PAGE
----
Clean Cities Campaign (CCC): Tell us how your School Street came about?
IL: It all started with a pavement 2 years ago. This pavement was too narrow and dangerous for the school children to use to enter the school. From there we started to think about how to improve safety and mobility around the school. We thought widening the pavement, making the intersections safe and eventually creating a School Street which would also benefit 4 different schools.
CCC: What was the secret to achieving it?
IL: The first secret was believing in it! We started with a group of about 4 or 5 parents, and we involved politicians, local representatives and supportive associations. The idea of a School Street was suggested to us by a city councillor, and the first contacts with the Milan City Council were facilitated by a parent who was then President of the City Council.
We followed this up with meetings and emails (many of them!), and then mobilising with city associations (Legambiente and Cittadini per l’aria). Especially important was involving the school children.
CCC: What is the space like now?
IL: The School Street was created in an area with a very high density of cars and cement. There were no green spaces and there was nowhere to play. For the students of the Liceo Carducci and the primary and middle school at Giorgi it has now become an excellent space to play, study, have lunch, and spend time. Elderly people in the neighbourhood are also beginning to frequent it – we see that what young and old people need from public space is often very similar.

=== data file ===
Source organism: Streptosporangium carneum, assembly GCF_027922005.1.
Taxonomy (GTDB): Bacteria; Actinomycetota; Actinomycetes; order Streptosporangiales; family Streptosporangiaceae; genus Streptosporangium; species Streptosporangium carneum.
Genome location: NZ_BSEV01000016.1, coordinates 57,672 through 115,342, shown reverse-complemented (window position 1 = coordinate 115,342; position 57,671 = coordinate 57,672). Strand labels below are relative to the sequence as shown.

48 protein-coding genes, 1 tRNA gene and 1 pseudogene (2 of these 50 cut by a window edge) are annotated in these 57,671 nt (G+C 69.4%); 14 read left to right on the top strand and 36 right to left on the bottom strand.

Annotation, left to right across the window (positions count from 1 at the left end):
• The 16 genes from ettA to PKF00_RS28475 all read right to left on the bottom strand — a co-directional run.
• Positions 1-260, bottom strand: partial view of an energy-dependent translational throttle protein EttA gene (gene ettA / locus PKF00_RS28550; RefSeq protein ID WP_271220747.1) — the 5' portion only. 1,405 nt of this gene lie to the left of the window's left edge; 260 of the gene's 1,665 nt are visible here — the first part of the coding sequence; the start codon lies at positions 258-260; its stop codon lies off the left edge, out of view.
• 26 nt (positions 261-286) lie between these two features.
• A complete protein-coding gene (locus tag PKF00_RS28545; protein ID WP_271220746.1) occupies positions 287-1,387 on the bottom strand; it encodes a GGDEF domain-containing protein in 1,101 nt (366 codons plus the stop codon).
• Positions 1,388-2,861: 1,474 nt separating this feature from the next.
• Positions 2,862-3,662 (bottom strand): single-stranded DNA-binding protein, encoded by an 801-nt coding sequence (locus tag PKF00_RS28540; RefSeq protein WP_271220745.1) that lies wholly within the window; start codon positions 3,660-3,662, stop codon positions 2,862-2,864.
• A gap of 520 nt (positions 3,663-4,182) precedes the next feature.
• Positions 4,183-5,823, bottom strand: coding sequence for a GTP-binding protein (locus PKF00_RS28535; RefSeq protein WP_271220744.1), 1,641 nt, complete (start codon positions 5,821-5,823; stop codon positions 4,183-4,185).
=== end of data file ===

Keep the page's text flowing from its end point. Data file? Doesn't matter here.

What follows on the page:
The School Street has made some road crossings safer. This definitely improves accessibility to school. The big advantage is that especially on the way out, there is now a space to play, stop, chat and socialise.
CCC: What challenges remain?
IL: The main challenge is to keep the new space alive and well. This street used to be a car park, so it had no identity as a meeting place. The risk is that once the school day is over, the space could become neglected. We need to engage more with people who opposed the project, particularly among those who have lost their parking spaces and among some apartment blocks. And we need to nurture a growing community of people who care about the street and will look after it.